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Turkey commemorates late Erbakan over his eighth anniversary of passing away with mercy

Turkey commemorates late Erbakan over his eighth anniversary of passing away with mercy

The ninth death anniversary of former Turkish Prime Minister Professor Dr. Necmettin Erbakan is being commemorated across Turkey on his eighth anniversary of passing away with mercy and gratitude.

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Necmettin Erbakan, the leader of the National Opinion movement and the Prime Minister of the 54th Government, passed away on Feb. 27, 2011.

Erbakan was a Turkish politician, engineer, and academic who was the Prime Minister of Turkey from 1996 to 1997.

He was pressured by the military to step down as prime minister and was later banned from politics by the Constitutional Court of Turkey on the pretext of violating the separation of religion and state.

The political ideology and movement founded by Erbakan, Millî Görüş, calls for the strengthening of Islamic values in Turkey and turning away from what Erbakan perceived to be the negative secular influence of the Western world in favor of closer relations to Muslim countries.

With the Millî Görüş (National Opinion) ideology, Erbakan was the founder and leader of several prominent Islamic political parties in Turkey from the 1960s to the 2010s, namely the National Order Party (MNP), the National Salvation Party (MSP), the Welfare Party (RP), the Virtue Party (FP), and the Felicity Party (SP).

His early life and education

Erbakan was born in Sinop, at the coast of Black Sea in northern Turkey. His father was Mehmet Sabri, a judge from the prestigious Kozanoğlu family of Cilicia and his mother Kamer was a native of Sinop and the second wife of Mehmet Sabri.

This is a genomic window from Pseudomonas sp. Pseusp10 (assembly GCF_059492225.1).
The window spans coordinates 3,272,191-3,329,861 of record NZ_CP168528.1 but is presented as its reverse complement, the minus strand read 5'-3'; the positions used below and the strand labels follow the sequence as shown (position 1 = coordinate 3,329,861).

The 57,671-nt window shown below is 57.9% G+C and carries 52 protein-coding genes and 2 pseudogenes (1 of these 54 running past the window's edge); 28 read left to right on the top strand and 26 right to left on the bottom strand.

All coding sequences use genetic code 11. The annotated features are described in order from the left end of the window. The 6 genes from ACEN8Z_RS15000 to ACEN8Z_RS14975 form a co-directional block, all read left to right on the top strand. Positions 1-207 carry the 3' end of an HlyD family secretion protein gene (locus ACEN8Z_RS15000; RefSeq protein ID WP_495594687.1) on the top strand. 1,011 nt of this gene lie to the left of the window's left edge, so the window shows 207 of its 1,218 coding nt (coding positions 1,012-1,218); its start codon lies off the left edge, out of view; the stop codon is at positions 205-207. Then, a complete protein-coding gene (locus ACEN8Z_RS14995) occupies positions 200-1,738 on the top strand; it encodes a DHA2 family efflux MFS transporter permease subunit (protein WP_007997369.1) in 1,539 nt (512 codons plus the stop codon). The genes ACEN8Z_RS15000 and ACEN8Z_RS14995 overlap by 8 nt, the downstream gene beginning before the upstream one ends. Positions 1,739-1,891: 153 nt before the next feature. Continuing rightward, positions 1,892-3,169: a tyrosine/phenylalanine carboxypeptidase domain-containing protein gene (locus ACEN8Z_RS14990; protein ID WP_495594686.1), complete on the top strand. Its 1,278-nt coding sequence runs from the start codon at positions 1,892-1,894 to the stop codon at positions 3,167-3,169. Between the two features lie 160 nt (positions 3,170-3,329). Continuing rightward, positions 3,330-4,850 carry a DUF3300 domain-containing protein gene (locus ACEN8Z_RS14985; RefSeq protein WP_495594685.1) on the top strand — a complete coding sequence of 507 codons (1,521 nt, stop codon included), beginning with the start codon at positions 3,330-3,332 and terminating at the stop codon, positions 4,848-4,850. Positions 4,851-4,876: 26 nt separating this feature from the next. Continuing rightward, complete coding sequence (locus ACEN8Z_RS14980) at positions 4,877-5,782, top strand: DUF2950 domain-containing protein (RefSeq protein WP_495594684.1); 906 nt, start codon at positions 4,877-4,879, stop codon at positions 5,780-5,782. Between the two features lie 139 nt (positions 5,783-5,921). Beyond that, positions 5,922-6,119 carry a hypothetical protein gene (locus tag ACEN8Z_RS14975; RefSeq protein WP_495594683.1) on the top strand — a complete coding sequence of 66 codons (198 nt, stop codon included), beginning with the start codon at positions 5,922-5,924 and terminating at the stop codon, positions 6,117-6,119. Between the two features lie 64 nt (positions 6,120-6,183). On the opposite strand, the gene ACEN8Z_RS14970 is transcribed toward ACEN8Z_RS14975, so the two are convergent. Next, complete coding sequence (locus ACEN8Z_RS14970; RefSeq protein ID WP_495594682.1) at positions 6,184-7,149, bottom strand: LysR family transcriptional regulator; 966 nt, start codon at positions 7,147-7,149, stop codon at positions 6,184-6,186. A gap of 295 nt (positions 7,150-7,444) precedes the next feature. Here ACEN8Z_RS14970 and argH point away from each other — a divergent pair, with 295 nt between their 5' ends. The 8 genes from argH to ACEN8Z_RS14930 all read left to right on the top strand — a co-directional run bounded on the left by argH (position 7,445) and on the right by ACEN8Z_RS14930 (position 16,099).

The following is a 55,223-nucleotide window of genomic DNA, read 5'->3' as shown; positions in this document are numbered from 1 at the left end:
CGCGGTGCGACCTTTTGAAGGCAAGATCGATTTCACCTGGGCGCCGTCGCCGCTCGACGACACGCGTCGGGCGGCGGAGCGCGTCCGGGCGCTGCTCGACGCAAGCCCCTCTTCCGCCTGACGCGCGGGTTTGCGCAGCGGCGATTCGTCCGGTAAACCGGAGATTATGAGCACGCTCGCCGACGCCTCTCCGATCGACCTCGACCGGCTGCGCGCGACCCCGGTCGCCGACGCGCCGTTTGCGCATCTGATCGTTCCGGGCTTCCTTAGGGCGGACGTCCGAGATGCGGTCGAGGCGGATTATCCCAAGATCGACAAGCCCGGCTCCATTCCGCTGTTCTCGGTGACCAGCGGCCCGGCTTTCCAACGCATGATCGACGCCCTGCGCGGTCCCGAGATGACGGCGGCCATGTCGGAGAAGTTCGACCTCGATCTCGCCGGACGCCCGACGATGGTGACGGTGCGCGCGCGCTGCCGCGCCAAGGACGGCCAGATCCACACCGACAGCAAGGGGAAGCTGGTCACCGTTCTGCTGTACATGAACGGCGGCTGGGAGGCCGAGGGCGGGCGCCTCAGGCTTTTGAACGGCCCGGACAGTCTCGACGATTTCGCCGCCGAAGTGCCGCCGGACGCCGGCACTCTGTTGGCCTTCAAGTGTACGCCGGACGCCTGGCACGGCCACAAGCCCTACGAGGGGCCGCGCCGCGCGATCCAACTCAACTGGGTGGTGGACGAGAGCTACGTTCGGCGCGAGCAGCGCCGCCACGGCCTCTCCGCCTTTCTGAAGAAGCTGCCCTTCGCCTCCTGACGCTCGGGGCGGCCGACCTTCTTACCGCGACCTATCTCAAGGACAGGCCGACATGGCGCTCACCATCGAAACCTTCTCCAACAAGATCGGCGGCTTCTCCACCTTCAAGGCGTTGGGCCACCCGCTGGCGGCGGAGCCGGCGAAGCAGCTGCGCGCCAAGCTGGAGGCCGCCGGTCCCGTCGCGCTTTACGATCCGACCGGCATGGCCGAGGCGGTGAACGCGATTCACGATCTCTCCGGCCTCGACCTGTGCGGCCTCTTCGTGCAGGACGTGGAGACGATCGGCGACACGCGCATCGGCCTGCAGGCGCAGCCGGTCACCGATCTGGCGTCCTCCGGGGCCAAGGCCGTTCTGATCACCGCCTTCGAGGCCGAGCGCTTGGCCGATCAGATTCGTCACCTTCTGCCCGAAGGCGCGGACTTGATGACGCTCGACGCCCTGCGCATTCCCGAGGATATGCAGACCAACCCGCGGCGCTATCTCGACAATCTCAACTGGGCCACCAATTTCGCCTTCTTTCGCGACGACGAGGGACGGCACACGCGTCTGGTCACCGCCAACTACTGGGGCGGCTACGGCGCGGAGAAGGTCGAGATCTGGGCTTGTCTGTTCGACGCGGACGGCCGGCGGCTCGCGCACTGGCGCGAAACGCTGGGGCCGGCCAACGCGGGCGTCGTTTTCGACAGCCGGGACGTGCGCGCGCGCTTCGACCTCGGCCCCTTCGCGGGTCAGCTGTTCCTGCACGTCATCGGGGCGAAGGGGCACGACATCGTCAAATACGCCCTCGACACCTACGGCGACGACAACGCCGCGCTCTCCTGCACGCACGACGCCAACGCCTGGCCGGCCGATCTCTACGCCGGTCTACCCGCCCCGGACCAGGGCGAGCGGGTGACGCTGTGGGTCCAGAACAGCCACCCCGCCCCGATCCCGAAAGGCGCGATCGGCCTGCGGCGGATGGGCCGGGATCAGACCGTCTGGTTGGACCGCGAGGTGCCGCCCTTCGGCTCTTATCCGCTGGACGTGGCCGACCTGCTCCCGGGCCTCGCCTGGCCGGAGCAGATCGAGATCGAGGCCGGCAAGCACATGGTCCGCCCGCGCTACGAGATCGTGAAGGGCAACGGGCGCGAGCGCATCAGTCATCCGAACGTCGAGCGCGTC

After high school education in Istanbul High School, he graduated from the Mechanical Engineering Faculty at the Istanbul Technical University in 1948, and received a PhD degree in mechanical/engine engineering from the RWTH Aachen University. After returning to Turkey, Erbakan became lecturer at the İTÜ and was appointed professor in 1965 at the same university. After working some time in leading positions in the industry, he switched over to politics, and was elected deputy of Konya in 1969.

His political activities

Erbakan's ideology is set forth in a manifesto, entitled Millî Görüş (National Opinion), which he published in 1969. The organization of the same name, which he founded and of which he was the leader, upholds nowadays that the word "national" is to be understood in the sense of Ummah.

One of the leading names in Turkish politics for decades, Erbakan was the leader of a series of Islamic political parties that he founded or inspired. These parties rose to prominence only to be banned by Turkey's secular authorities. In the 1970s, Erbakan was chairman of the National Salvation Party which, at its peak, served in coalition government with the Republican People's Party of Prime Minister Bülent Ecevit during the Cyprus war of 1974.